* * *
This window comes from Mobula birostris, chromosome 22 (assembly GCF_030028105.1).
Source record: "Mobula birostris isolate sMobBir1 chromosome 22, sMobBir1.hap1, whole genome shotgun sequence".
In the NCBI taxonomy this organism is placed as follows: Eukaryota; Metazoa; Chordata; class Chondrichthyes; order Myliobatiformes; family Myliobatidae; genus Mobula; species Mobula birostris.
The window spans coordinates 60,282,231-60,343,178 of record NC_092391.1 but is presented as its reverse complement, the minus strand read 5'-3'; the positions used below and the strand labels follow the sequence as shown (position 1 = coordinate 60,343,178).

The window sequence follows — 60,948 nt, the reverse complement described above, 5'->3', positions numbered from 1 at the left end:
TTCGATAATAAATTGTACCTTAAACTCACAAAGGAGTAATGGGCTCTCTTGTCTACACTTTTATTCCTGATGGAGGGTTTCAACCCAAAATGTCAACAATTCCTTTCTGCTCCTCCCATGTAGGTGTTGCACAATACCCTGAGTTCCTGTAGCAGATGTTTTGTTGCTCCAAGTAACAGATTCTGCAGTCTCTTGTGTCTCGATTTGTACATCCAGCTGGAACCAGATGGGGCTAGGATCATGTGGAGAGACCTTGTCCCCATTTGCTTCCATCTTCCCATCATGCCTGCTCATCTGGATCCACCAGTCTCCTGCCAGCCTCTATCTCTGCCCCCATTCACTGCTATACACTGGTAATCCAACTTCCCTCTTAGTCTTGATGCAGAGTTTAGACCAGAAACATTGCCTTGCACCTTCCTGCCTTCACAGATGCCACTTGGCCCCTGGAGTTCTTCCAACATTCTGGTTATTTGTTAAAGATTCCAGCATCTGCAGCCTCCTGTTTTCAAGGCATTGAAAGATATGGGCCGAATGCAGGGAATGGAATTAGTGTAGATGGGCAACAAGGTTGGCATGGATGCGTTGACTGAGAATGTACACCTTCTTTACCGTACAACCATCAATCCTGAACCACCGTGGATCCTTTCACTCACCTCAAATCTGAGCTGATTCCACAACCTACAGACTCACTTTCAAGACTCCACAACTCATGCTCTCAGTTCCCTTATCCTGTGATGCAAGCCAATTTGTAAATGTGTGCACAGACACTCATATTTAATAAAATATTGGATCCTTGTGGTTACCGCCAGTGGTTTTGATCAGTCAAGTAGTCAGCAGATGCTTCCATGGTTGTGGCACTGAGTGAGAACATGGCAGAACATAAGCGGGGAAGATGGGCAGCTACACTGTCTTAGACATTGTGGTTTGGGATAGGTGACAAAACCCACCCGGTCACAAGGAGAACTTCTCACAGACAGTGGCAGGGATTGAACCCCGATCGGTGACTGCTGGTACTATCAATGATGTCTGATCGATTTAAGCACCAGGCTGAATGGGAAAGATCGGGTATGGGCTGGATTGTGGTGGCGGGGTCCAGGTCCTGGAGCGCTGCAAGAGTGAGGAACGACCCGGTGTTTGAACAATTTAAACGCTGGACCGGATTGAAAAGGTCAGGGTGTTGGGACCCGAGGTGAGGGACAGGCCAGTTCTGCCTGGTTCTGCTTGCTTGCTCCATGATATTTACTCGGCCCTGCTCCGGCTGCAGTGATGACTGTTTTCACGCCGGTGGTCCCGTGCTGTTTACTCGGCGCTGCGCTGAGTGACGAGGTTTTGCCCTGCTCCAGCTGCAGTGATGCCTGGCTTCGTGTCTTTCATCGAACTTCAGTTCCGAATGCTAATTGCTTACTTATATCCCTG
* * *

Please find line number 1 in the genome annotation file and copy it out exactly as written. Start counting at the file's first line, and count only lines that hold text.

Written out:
This window comes from Mobula birostris, chromosome 22 (assembly GCF_030028105.1).